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1,142 ha
380km south-east of Perth
Traditional Owners:
Koreng Noongar people

The gentle nature of the long, deep pools at Beringa Reserve belie their importance to the surrounding landscape and beyond.

These salt water pools, part of the Peniup Creek and Hegarty Creek systems, provide exceptional habitat for local native species and are fringed with dense trees and shrubs – an uncommon sight in this part of Western Australia.

Beringa is also an important component of Gondwana Link, an ambitious project to restore a 1,000km swathe of bushland from Western Australia's southwest to the edge of the Nullarbor Plain.

Flat-topped Yate (eucalyptus occidentalis) and flowering wattle on bank of freshwater pool.

As part of this broader project, Beringa plays a critical role in protecting mallee heath, granite communities and moort woodlands. It also protects some of the most important intact riparian (creekside) vegetation in the region.

The small hollows that form in moort trees older than 30 years are used by tiny Pygmy Possums and Owlet Nightjars. Moort flowers are a source of nectar and pollen for a wide variety of honeyeaters.

Beringa is also part of a program to sustain populations of the significant Tammar and Black-gloved Wallabies.

All this is protected thanks to our generous supporters.

A Sun Orchid at Beringa Reserve. Photo Keith Smith.

What Beringa Reserve protects

Animals: Tammar Wallaby, Black-gloved Wallaby, Western Whipbird, Crested Bellbird, Malleefowl, Carnaby's Cockatoo.

Plants: Christmas tree, Cauliflower hakea, Chittick, Brown Mallet, Moort, Ongerup Orchid.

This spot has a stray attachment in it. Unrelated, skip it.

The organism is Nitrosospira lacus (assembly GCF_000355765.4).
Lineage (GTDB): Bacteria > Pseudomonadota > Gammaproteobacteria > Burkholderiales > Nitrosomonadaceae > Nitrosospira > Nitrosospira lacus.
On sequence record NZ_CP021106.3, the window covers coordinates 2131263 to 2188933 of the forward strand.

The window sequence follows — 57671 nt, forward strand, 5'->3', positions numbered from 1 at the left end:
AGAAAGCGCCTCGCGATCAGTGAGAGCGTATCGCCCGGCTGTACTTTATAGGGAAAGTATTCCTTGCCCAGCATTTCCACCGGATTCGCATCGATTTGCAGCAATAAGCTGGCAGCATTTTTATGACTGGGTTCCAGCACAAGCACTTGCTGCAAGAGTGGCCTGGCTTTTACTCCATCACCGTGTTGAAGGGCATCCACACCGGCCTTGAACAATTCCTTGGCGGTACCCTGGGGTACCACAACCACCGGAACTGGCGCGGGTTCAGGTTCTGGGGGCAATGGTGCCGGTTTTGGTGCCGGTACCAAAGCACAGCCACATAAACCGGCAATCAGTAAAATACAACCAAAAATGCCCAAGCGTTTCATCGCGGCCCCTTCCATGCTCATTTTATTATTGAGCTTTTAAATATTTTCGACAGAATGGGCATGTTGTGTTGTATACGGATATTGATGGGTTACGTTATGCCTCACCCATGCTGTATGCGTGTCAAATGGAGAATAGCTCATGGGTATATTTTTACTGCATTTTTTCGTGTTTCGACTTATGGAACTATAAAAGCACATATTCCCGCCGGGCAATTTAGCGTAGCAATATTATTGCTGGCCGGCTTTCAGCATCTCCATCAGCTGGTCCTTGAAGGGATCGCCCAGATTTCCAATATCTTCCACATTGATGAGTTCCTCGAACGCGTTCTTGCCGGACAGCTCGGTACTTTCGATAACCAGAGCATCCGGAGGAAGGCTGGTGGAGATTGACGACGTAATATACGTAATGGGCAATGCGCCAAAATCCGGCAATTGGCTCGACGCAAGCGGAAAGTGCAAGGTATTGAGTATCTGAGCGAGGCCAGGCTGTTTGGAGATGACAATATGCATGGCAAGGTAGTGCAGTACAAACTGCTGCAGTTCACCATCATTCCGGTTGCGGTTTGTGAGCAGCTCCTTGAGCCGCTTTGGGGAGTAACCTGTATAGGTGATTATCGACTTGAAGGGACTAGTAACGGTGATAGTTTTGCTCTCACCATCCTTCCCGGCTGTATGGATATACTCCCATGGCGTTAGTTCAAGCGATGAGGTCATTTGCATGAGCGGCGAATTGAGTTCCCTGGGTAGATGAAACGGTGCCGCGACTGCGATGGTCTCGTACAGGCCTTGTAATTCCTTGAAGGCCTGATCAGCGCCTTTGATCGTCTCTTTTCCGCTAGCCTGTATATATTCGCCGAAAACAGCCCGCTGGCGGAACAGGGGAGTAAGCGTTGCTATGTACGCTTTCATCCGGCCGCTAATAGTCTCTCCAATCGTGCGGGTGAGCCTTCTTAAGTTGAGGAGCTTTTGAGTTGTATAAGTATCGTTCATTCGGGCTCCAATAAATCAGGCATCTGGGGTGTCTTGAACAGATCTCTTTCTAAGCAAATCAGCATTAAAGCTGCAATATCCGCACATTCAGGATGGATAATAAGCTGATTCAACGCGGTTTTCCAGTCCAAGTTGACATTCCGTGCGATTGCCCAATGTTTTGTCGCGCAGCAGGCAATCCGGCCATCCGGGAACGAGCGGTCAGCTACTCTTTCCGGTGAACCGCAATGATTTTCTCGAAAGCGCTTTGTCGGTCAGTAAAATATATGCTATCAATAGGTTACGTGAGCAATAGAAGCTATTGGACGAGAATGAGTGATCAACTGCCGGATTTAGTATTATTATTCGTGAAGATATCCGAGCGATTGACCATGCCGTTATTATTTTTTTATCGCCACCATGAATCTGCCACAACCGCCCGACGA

Vegetation communities: Flat-topped yate woodland, Moort woodland, Mallet woodland, Sheoak woodland, Mallee heath.

What we're doing

Feral animals such as foxes and cats are blamed for the loss of a number of native mammal species from this area and have left others, such as the Tammar and Black-gloved Wallabies, in a precarious position.

By reducing feral predator numbers, via an integrated control program, we hope to vastly improve the chances of survival for our native fauna.

We're also restoring native bushland, and working towards reducing the impact of destructive wildfire.

Dwarf Bearded Dragon on Beringa. Photo Chinch Gryniewicz.

Wallabies of Gondwana Link

The Tammar Wallaby was once so common in this part of Western Australia that it was a reliable food source for the Noongar people. Europeans also ate the wallaby, with reports from early last century of up to 40 animals shot in one night.

Today though, habitat loss and feral predators have drastically reduced Tammar and Black-gloved Wallaby numbers.

We aim to support populations of both species by removing foxes and making more habitat available. This will help wallabies to once again be a common element in the ecosystem.

Black-gloved Wallaby (or Western Brush Wallaby). Photo Annie & Ian Mayo.